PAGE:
What Makes a Friendly Street?

PSU Transportation Seminar: Impact of Route-Level Features on Decisions to Walk or Bike Speaker: Joseph Broach, Portland State University Topic: Impact of Route-Level Features on Decisions to Walk or Bike When: Friday, October 31, 2014, 12-1 pm Where: PSU Urban Center Building, SW 6th and Mill, Room 204 Summary: Some travel routes attract people walking […]

Updated 4X: WE HAVE A DEAL! TriMet, ATU 757 ratify contract agreement

Breaking news:  ATU Local 757 has ratified the tentative contract agreement; TriMet’s operators are now operating under a contract (excluding those retroactively imposed by OLRB) for the first time in, seemingly, forever.  The deal is retroactive to November 2012, and expires in November 2016.  The deal will produce savings for the agency of $50M compared […]

Rethinking I-205 MAX service

An occasional Portland Transport commenter and longtime reader, Nick Schillaci is a world traveler, who has been a foreigner on transit on every continent. He holds a humble BS in Planning and Public Policy from a little-known University of Oregon program, and has been a TriMet rider for decades. I greatly enjoy both Red and […]

Making BRT faster

No, I’m not talking about travel speeds.  As Portland currently has no BRT, there’s nothing to make faster (other than existing local bus service, over which any decent BRT would be an improvement). Instead, I’m talking about rolling out BRT faster. Right now, Portland has two BRT (or potential BRT) projects that have advanced passed […]

Mission and Devolution of Transit

The most recent episode of the Strong Towns podcast is particularly thought-provoking. It presents a panel discussion held off-site during the recent Railvolution conference. The panel includes some well-know transportation bloggers: Jeff Wood (The Overhead Wire) and Jonah Freemark (The Transport Politic). The topics are wide-ranging and challenge some sacred cows. Two themes I found […]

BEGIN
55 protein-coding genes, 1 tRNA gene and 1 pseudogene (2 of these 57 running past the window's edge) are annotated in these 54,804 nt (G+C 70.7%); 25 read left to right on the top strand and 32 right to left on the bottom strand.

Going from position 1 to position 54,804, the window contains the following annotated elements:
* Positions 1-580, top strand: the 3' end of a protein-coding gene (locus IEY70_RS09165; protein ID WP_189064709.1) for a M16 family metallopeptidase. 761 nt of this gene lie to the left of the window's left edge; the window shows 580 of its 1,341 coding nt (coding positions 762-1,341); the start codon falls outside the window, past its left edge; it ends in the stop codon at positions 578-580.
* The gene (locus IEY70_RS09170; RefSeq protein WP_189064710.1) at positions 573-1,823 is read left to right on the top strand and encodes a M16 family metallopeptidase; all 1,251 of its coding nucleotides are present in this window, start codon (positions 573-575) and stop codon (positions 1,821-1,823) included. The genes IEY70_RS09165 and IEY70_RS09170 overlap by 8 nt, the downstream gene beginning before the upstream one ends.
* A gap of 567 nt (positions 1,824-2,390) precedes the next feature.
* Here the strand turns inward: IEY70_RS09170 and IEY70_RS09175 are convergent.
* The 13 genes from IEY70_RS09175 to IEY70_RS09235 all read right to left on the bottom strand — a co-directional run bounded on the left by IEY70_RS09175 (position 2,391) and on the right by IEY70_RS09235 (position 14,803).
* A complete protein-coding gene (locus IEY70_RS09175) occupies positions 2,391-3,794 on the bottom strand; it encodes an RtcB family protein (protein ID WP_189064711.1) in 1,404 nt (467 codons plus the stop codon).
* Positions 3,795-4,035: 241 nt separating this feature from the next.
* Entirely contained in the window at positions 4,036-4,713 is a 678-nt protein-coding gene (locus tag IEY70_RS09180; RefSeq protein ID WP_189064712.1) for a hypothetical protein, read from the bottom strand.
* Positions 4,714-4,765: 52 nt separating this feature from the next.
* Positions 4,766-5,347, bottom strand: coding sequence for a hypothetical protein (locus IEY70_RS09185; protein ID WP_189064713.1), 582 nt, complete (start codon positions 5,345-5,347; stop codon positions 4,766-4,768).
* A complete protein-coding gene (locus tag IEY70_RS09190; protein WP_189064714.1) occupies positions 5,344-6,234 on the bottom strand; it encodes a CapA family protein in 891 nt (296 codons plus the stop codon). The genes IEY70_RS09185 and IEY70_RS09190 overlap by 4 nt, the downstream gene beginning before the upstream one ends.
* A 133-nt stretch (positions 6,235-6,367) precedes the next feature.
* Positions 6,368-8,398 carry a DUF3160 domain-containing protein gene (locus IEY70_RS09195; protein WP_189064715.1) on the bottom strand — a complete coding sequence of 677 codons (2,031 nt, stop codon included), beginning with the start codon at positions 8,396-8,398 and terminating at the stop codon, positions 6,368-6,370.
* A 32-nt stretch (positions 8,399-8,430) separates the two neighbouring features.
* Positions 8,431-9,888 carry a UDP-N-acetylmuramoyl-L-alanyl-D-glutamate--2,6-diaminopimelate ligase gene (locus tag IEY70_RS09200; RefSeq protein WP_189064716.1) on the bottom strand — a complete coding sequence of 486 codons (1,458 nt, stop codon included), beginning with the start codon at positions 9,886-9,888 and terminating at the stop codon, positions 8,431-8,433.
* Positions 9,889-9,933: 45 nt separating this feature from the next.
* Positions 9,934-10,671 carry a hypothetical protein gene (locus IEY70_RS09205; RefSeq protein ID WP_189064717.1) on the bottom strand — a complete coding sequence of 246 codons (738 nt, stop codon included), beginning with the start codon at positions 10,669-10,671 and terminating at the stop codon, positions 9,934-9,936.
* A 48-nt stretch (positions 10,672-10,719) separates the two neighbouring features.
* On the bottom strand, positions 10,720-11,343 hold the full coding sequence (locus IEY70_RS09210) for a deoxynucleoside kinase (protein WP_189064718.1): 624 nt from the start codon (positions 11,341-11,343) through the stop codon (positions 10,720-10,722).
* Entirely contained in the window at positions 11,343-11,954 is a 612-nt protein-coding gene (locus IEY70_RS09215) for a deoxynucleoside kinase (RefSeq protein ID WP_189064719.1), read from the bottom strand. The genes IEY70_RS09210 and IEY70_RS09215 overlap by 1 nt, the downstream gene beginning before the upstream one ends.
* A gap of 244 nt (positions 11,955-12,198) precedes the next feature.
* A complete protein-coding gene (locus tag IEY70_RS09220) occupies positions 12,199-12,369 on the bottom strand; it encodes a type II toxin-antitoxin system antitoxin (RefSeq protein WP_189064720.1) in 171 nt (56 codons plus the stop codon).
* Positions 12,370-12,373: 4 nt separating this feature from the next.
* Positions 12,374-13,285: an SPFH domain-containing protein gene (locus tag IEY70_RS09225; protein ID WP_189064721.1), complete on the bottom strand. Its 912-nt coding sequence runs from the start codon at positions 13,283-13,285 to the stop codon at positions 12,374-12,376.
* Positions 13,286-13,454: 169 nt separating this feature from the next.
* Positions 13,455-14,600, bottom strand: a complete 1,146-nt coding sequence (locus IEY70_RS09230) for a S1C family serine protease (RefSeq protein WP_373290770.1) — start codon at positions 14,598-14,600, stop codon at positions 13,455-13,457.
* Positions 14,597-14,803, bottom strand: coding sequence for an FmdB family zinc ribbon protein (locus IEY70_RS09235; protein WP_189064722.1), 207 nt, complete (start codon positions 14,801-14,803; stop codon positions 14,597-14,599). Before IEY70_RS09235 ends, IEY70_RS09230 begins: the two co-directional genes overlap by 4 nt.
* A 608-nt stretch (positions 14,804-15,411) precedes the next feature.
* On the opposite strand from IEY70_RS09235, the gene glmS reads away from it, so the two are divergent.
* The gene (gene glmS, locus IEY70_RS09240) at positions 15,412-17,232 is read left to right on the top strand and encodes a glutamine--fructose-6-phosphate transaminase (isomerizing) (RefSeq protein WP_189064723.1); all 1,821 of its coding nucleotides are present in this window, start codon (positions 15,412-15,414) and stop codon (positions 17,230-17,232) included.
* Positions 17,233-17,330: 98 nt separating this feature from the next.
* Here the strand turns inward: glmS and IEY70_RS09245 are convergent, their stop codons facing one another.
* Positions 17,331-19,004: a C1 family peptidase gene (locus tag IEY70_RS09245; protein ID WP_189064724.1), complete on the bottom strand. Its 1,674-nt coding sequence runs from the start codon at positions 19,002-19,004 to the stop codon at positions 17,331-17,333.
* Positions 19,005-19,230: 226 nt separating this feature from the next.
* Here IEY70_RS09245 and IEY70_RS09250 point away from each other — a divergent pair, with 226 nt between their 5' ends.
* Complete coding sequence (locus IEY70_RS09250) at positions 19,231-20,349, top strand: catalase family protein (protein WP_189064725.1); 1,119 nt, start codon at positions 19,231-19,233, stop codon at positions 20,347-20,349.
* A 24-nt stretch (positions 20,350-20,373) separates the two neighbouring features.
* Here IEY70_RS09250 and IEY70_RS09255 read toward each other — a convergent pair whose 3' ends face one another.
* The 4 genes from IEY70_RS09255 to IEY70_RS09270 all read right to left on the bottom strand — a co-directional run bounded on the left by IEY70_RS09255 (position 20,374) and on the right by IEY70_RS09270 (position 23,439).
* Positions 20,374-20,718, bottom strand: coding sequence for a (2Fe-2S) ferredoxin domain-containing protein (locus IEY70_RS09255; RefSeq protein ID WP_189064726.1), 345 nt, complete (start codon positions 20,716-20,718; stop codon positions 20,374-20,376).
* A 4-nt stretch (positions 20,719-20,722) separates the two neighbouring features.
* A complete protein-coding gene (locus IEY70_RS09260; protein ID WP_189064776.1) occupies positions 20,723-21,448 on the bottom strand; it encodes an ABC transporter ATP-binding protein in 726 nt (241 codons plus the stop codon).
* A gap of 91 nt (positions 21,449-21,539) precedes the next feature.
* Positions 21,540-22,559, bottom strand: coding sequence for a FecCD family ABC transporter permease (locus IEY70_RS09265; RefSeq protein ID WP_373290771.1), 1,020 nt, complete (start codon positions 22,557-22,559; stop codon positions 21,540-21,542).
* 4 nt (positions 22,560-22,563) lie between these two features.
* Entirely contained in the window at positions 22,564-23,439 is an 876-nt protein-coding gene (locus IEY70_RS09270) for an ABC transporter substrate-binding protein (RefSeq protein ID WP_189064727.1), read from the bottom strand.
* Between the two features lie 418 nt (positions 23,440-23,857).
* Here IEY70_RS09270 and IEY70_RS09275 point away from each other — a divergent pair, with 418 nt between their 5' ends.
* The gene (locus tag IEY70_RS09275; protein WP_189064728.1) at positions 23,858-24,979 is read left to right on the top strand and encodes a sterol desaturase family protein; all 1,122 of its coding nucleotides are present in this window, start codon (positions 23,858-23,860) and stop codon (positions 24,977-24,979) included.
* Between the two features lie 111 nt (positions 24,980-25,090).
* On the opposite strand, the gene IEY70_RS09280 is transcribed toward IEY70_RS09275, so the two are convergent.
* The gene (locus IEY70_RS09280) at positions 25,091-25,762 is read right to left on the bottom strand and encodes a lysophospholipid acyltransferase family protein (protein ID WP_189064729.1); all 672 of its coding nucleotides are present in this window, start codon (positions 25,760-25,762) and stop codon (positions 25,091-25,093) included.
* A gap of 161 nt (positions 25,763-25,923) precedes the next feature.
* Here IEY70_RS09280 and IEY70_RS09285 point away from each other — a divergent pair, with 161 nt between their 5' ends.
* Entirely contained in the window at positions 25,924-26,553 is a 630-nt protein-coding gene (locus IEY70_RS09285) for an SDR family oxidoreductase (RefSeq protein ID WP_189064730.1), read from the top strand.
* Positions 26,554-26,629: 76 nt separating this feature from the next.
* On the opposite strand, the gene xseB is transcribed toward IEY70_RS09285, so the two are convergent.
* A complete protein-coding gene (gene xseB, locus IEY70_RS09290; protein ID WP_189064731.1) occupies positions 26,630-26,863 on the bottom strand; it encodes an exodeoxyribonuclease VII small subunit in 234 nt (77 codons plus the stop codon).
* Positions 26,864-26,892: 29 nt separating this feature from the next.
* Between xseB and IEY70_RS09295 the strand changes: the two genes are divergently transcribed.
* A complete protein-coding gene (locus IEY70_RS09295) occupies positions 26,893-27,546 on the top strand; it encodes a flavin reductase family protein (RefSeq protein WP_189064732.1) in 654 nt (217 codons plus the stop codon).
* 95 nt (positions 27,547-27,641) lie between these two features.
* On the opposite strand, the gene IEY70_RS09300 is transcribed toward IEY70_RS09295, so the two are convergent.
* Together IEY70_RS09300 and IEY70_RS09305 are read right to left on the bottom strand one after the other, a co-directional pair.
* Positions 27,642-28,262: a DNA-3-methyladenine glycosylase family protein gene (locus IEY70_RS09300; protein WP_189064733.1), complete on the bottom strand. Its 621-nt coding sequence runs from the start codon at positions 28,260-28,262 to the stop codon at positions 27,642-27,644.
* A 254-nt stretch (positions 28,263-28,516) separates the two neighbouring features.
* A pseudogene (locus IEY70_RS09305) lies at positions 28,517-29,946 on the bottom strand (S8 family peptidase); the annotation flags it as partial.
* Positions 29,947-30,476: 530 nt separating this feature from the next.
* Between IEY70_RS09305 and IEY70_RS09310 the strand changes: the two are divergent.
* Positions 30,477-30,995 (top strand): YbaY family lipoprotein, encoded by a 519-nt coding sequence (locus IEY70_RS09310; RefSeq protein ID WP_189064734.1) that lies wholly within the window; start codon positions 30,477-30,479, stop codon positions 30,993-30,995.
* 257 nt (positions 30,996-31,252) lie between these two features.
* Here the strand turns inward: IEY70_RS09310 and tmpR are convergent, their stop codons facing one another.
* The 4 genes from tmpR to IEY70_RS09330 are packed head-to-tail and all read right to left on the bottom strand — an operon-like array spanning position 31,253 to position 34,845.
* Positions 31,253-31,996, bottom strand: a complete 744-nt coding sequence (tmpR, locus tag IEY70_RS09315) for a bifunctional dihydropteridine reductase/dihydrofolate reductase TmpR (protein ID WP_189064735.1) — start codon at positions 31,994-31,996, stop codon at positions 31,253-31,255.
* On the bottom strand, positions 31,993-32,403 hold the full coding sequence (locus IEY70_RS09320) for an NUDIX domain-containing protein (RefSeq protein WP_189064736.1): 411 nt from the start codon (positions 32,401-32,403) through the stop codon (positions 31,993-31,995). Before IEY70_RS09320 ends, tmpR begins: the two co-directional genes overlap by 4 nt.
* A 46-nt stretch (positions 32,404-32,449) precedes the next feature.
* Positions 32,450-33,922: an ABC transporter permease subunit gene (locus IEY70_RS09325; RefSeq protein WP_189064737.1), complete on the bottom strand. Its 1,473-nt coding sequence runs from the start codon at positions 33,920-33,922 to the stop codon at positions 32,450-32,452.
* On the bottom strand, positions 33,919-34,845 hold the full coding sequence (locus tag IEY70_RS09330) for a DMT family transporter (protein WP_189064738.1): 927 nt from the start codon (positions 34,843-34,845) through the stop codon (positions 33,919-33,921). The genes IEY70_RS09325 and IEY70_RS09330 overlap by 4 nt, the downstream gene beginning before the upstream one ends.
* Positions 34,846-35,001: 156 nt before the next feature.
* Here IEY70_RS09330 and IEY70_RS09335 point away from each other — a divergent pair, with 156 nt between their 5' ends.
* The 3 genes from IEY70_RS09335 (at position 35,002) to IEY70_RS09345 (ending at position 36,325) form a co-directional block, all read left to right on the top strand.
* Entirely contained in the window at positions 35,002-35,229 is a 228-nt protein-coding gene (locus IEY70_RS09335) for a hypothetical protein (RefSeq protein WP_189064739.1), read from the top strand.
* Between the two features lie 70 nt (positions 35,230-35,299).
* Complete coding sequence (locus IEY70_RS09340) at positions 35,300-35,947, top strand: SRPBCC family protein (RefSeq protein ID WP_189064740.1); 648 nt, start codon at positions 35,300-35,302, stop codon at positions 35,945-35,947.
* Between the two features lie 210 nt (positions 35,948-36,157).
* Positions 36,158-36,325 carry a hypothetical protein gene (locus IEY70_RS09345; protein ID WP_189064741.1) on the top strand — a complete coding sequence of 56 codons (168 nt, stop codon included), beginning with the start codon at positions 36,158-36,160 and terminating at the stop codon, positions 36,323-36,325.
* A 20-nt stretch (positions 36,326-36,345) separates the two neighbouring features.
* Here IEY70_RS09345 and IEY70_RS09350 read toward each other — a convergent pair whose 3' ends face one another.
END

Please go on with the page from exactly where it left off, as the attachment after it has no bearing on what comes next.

Frequent Services on 122nd Needs an $8M Ante from the City of Portland

An interesting sidebar in today’s Council work session on the street fee: TriMet could justify (and pay for the service hours) upgrading 122nd Avenue to Frequent Service if a series of safety and access improvement were made by the City to help draw ridership from the surrounding area. The cost of those improves is about […]

Requiem for a Greenway

It was after 6:30, so the bulk of the evening rush had come and gone. Clinton Street would be quiet, relaxing, exhilarating…like the olden days. Or so I thought. Before I’d even ridden a block, I got the all-too familiar “Clinton Street Salute:” a car zipping around me too quickly and too closely. It presaged […]

Rethinking transit on the west side

  No, this is not a post about the Southwest Corridor project, though that is certainly a relevant topic here.  Instead, it’s an update on the Service Enhancement Plans covering the west side of town, both the Westside SEP (covering Beaverton, Aloha, Hillsboro, Cornelius, Forest Grove, Cedar Mill, Cedar Hills, and Bethany), and the Southwest […]

Does Metro’s Climate Smart Communities Plan Do Enough for Active Transportation?

I’ve been struggling for a week with how to write this post, and I’m grateful to Michael Andersen at BikePortland, who has covered many of the great things about Metro’s Climate Smart Communities plan. That leaves me free to write to a counterpoint, questioning whether in fact it does enough for active transportation. First, let’s talk […]